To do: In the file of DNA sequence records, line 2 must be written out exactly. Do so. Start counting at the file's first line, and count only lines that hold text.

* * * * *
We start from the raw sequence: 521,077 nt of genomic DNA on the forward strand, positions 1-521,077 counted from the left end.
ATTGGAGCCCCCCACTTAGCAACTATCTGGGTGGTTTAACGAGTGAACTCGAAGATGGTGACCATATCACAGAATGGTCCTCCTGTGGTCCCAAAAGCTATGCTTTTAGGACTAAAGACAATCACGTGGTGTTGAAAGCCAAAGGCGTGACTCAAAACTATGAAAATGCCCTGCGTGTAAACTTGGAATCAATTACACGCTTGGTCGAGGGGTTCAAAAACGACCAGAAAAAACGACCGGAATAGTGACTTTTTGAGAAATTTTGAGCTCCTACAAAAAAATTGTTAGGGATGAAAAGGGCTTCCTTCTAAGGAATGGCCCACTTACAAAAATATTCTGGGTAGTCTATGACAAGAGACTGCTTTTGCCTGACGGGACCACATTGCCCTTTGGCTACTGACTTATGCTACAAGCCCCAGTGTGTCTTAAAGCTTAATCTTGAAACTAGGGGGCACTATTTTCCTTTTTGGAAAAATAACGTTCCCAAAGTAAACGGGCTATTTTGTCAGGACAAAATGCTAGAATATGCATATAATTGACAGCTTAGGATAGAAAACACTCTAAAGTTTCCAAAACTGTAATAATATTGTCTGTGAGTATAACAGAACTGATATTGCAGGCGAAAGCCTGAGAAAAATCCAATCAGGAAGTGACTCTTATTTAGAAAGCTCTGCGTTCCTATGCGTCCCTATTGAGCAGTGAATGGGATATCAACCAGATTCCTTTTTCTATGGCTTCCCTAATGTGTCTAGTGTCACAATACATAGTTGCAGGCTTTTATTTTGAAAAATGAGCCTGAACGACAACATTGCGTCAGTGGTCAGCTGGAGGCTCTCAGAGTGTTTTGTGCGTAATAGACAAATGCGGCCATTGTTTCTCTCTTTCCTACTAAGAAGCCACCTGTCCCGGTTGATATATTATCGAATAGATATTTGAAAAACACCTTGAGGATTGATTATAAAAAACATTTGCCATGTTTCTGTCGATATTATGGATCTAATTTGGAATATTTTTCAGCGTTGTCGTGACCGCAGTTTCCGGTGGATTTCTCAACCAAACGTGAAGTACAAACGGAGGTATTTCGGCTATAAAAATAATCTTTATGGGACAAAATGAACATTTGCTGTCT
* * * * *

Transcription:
ATTGGAGCCCCCCACTTAGCAACTATCTGGGTGGTTTAACGAGTGAACTCGAAGATGGTGACCATATCACAGAATGGTCCTCCTGTGGTCCCAAAAGCTATGCTTTTAGGACTAAAGACAATCACGTGGTGTTGAAAGCCAAAGGCGTGACTCAAAACTATGAAAATGCCCTGCGTGTAAACTTGGAATCAATTACACGCTTGGTCGAGGGGTTCAAAAACGACCAGAAAAAACGACCGGAATAGTGACTTTTTGAGAAATTTTGAGCTCCTACAAAAAAATTGTTAGGGATGAAAAGGGCTTCCTTCTAAGGAATGGCCCACTTACAAAAATATTCTGGGTAGTCTATGACAAGAGACTGCTTTTGCCTGACGGGACCACATTGCCCTTTGGCTACTGACTTATGCTACAAGCCCCAGTGTGTCTTAAAGCTTAATCTTGAAACTAGGGGGCACTATTTTCCTTTTTGGAAAAATAACGTTCCCAAAGTAAACGGGCTATTTTGTCAGGACAAAATGCTAGAATATGCATATAATTGACAGCTTAGGATAGAAAACACTCTAAAGTTTCCAAAACTGTAATAATATTGTCTGTGAGTATAACAGAACTGATATTGCAGGCGAAAGCCTGAGAAAAATCCAATCAGGAAGTGACTCTTATTTAGAAAGCTCTGCGTTCCTATGCGTCCCTATTGAGCAGTGAATGGGATATCAACCAGATTCCTTTTTCTATGGCTTCCCTAATGTGTCTAGTGTCACAATACATAGTTGCAGGCTTTTATTTTGAAAAATGAGCCTGAACGACAACATTGCGTCAGTGGTCAGCTGGAGGCTCTCAGAGTGTTTTGTGCGTAATAGACAAATGCGGCCATTGTTTCTCTCTTTCCTACTAAGAAGCCACCTGTCCCGGTTGATATATTATCGAATAGATATTTGAAAAACACCTTGAGGATTGATTATAAAAAACATTTGCCATGTTTCTGTCGATATTATGGATCTAATTTGGAATATTTTTCAGCGTTGTCGTGACCGCAGTTTCCGGTGGATTTCTCAACCAAACGTGAAGTACAAACGGAGGTATTTCGGCTATAAAAATAATCTTTATGGGACAAAATGAACATTTGCTGTCT